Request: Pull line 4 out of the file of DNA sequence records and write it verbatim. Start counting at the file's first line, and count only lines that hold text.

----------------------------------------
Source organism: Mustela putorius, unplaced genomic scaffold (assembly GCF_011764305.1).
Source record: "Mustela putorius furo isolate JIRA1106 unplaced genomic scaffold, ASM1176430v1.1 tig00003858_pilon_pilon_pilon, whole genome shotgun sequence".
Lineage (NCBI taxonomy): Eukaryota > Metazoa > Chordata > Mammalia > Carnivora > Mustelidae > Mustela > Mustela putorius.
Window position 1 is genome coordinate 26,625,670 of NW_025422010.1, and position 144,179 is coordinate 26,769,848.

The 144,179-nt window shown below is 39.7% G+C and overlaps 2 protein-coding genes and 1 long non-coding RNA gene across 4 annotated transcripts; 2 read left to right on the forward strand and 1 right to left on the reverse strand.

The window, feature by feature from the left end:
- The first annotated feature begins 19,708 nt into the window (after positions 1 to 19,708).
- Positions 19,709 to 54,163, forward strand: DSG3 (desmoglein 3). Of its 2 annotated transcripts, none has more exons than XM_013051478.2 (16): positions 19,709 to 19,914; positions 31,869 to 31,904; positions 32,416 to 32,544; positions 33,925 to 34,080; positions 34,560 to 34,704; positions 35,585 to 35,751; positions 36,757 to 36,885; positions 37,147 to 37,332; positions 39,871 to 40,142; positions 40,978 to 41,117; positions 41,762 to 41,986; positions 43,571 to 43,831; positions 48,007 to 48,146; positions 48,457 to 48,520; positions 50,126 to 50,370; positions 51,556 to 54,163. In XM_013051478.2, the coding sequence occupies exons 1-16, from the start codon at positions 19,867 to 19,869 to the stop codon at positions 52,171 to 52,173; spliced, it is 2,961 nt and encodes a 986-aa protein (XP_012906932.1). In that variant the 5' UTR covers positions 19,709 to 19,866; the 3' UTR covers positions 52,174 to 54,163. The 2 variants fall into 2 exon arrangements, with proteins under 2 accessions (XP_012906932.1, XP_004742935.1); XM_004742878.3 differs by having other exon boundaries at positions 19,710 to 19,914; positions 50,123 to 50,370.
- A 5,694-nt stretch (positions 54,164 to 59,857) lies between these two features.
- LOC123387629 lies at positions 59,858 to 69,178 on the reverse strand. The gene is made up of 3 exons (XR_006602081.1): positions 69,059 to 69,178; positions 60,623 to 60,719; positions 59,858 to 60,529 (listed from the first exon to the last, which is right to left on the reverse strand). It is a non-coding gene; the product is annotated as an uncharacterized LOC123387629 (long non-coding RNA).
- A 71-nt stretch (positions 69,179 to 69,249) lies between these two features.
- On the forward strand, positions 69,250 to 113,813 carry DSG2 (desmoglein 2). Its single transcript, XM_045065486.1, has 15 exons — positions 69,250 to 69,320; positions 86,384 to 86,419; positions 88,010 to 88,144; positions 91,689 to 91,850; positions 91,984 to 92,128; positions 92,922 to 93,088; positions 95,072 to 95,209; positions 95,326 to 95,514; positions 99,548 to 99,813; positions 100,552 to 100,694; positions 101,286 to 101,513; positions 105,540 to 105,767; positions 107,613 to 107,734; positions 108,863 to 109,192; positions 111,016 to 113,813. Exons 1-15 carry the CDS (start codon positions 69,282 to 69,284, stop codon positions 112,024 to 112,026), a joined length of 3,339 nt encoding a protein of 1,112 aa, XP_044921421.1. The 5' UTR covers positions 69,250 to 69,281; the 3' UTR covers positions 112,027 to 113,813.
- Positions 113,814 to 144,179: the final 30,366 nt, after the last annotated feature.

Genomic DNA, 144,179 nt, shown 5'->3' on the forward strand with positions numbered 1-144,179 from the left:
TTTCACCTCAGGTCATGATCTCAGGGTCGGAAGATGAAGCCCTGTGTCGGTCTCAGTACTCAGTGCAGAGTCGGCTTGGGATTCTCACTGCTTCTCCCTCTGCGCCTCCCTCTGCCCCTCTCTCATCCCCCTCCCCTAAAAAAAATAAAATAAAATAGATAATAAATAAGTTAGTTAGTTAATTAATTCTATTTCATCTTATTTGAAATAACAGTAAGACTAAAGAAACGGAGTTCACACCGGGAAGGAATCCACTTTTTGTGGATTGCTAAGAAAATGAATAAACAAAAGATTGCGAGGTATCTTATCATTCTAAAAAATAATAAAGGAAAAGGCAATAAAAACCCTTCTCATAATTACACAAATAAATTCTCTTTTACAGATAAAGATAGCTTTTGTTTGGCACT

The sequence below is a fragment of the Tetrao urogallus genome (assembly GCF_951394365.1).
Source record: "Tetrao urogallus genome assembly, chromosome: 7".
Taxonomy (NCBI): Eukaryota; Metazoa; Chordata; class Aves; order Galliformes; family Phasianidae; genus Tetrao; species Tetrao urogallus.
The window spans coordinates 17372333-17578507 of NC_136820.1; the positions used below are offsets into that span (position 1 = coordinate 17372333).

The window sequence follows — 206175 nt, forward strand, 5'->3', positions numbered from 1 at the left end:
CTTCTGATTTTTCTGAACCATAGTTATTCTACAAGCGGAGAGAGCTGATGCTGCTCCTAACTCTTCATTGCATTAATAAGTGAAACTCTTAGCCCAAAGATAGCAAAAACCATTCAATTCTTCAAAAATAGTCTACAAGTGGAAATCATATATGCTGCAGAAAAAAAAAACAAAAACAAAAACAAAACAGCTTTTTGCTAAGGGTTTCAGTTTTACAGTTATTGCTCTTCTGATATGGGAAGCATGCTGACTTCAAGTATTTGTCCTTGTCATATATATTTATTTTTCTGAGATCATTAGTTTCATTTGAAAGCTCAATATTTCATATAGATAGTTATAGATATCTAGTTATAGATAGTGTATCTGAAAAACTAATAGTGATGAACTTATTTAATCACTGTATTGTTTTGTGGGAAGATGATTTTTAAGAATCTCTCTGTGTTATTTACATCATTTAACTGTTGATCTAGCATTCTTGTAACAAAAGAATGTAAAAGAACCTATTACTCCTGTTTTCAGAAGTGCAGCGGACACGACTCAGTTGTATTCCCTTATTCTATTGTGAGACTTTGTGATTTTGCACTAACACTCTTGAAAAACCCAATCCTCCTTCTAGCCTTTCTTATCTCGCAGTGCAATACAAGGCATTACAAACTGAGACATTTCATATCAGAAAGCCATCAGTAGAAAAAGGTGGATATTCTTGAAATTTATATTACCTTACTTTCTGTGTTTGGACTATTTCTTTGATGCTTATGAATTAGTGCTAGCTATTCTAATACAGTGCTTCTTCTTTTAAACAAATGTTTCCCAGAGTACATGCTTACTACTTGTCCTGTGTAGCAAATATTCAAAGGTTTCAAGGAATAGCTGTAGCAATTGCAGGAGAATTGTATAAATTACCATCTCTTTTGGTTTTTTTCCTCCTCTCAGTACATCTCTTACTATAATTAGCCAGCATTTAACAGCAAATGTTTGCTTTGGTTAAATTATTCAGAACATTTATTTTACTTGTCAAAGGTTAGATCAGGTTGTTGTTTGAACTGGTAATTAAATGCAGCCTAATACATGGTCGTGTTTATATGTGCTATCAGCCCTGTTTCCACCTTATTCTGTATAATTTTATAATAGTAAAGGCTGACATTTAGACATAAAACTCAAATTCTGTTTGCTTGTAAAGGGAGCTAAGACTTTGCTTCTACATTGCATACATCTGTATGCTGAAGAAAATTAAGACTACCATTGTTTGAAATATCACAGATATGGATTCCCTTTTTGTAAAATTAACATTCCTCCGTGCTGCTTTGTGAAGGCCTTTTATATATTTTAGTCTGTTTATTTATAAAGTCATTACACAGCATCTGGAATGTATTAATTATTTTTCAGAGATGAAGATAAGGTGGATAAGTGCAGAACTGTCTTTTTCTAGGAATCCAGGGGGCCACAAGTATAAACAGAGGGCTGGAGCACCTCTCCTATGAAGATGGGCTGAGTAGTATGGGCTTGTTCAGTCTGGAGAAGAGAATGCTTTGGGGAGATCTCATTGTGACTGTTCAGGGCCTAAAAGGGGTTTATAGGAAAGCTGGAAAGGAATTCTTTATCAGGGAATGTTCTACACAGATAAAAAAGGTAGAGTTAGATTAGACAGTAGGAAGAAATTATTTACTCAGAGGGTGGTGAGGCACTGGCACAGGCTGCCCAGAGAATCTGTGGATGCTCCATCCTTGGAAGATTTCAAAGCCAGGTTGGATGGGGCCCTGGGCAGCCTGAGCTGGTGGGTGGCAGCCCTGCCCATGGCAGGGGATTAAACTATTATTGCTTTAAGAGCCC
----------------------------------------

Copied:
Window position 1 is genome coordinate 26,625,670 of NW_025422010.1, and position 144,179 is coordinate 26,769,848.